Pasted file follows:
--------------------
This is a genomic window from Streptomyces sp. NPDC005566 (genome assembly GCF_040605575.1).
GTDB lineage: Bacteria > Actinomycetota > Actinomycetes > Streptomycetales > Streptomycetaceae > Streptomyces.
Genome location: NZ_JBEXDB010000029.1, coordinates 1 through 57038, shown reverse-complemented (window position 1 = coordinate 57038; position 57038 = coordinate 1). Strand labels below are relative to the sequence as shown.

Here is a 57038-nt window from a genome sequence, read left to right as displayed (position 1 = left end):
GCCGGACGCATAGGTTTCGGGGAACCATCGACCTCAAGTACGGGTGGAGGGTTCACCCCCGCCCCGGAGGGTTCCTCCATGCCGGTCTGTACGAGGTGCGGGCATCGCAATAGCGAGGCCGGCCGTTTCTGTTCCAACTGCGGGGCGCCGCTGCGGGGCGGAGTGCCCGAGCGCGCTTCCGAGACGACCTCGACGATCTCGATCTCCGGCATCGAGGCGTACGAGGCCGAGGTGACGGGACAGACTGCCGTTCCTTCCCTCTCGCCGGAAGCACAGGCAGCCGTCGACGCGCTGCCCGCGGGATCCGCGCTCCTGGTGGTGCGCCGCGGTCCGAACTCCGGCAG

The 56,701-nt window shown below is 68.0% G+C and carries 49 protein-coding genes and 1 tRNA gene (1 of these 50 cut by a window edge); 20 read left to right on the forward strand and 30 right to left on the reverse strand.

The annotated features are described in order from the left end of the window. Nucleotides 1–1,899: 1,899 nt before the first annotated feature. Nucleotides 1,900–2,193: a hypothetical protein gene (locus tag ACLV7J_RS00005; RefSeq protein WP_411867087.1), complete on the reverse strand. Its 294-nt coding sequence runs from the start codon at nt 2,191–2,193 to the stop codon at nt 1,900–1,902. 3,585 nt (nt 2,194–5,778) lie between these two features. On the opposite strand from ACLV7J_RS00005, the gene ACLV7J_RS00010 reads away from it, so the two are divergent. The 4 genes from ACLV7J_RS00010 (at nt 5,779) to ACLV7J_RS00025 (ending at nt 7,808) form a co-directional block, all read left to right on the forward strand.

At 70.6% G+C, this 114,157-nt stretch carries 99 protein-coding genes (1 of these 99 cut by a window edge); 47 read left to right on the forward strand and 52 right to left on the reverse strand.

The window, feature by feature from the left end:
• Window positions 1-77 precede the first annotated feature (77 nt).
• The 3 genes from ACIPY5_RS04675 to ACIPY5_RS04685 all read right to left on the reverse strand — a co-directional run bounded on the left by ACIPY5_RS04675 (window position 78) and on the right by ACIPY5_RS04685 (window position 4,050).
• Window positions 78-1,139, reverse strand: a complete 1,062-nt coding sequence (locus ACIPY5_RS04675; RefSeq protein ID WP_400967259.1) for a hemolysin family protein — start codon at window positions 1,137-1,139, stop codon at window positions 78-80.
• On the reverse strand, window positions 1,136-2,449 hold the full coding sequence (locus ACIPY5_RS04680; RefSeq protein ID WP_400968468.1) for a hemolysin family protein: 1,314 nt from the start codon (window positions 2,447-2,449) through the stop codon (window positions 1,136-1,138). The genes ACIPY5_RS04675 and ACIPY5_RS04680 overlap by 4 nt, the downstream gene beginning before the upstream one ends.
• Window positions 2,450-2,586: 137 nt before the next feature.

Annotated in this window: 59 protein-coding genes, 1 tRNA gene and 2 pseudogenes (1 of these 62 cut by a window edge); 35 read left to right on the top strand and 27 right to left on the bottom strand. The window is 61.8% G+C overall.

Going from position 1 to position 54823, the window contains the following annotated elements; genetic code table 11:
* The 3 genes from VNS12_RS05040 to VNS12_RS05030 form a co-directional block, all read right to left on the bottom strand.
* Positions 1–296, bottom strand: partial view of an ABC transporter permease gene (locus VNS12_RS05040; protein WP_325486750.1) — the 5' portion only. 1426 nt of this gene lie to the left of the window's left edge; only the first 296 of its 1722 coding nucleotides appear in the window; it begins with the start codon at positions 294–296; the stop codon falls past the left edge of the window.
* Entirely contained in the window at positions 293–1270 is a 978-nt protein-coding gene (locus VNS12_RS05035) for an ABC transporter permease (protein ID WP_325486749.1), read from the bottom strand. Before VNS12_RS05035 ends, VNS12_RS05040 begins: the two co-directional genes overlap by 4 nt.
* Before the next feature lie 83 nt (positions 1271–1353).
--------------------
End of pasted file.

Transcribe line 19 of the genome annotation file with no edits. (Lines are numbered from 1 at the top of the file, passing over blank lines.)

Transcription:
* Entirely contained in the window at positions 293–1270 is a 978-nt protein-coding gene (locus VNS12_RS05035) for an ABC transporter permease (protein ID WP_325486749.1), read from the bottom strand. Before VNS12_RS05035 ends, VNS12_RS05040 begins: the two co-directional genes overlap by 4 nt.